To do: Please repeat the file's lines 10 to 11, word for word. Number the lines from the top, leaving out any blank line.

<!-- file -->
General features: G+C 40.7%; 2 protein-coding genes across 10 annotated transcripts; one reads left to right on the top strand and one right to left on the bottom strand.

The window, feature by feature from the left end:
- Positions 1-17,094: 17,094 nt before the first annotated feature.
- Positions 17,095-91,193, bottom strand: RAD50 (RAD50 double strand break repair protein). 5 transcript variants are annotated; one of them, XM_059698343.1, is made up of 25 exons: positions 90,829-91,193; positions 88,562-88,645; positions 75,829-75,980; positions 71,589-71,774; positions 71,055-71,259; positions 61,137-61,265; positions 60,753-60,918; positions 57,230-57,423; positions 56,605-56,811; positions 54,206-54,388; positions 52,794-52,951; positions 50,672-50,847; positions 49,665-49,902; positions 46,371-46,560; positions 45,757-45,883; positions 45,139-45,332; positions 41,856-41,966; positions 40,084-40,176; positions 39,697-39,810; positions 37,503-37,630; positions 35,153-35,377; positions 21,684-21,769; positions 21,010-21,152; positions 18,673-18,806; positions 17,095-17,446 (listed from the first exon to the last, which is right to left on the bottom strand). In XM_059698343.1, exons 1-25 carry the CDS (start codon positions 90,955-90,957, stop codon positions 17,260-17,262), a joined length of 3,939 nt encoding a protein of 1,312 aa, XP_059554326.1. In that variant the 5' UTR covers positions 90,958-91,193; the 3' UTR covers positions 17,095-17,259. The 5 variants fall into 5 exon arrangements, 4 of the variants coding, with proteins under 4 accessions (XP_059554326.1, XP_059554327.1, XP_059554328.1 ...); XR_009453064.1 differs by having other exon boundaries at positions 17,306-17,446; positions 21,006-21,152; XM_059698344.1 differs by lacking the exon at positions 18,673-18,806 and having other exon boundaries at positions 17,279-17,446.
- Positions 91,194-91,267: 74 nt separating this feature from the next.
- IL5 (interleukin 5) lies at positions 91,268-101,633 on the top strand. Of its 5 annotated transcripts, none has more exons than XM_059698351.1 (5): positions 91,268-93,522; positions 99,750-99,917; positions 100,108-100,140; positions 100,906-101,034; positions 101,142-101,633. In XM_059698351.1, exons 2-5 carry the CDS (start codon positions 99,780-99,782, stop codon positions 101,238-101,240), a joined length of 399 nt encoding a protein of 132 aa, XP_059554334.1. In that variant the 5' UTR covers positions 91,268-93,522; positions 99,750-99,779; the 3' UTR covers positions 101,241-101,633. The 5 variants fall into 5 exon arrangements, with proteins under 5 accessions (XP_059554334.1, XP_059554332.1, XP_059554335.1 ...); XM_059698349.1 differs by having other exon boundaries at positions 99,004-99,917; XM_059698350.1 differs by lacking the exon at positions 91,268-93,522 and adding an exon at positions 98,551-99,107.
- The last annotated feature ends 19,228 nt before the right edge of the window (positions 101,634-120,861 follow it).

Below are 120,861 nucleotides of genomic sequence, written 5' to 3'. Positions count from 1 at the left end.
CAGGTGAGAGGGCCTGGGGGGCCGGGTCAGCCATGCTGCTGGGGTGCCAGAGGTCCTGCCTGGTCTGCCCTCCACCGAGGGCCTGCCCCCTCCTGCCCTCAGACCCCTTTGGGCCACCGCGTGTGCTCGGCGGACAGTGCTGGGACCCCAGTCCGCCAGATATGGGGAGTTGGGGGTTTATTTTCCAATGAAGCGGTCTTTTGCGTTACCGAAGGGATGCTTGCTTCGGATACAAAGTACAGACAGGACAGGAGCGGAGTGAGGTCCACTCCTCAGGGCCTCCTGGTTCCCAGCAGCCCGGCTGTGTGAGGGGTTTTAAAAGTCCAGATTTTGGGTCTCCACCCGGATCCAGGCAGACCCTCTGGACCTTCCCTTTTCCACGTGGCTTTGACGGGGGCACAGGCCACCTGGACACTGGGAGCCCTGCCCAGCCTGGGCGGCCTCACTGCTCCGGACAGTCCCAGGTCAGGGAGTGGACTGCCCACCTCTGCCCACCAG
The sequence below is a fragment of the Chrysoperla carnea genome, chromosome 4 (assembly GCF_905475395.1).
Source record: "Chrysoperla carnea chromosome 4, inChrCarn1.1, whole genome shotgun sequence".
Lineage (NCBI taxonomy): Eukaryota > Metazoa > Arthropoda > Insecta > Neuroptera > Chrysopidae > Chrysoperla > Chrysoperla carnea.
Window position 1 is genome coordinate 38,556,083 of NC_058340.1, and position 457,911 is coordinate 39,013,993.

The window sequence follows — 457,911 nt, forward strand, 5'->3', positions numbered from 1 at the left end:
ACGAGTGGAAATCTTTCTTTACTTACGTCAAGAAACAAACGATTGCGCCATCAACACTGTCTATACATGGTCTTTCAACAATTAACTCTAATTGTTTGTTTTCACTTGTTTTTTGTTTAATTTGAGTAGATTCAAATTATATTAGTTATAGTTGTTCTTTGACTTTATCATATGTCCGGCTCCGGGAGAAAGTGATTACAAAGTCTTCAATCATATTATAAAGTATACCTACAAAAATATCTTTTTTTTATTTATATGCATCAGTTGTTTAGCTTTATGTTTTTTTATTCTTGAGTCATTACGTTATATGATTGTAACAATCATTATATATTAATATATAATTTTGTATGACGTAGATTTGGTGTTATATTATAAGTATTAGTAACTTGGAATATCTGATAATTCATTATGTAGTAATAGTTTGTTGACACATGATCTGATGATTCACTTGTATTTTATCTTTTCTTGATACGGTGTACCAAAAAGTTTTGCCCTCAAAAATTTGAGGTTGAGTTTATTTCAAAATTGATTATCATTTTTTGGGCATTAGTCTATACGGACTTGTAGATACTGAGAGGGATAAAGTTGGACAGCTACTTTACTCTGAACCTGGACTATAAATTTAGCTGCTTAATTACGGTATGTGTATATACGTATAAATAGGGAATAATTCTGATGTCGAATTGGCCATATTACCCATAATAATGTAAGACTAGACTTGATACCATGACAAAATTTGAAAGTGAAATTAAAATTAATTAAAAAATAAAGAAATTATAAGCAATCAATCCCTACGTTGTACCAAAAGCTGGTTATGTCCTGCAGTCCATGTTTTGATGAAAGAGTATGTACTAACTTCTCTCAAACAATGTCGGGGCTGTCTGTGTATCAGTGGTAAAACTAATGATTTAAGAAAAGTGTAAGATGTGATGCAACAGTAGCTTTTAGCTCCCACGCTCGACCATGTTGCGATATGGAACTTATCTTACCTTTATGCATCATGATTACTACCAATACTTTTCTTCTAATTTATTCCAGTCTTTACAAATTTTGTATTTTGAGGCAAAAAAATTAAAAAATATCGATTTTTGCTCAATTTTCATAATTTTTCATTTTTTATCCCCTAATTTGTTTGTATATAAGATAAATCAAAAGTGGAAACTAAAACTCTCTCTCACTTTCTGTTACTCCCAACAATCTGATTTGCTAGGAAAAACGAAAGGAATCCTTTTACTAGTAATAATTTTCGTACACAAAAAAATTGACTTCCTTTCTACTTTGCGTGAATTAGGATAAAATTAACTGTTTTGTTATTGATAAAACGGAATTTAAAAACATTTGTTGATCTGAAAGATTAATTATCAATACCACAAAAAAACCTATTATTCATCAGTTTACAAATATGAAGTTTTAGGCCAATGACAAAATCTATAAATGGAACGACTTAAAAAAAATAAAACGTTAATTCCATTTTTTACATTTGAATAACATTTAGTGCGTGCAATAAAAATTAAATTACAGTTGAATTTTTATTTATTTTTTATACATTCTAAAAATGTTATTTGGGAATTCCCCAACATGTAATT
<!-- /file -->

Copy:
The sequence below is a fragment of the Chrysoperla carnea genome, chromosome 4 (assembly GCF_905475395.1).
Source record: "Chrysoperla carnea chromosome 4, inChrCarn1.1, whole genome shotgun sequence".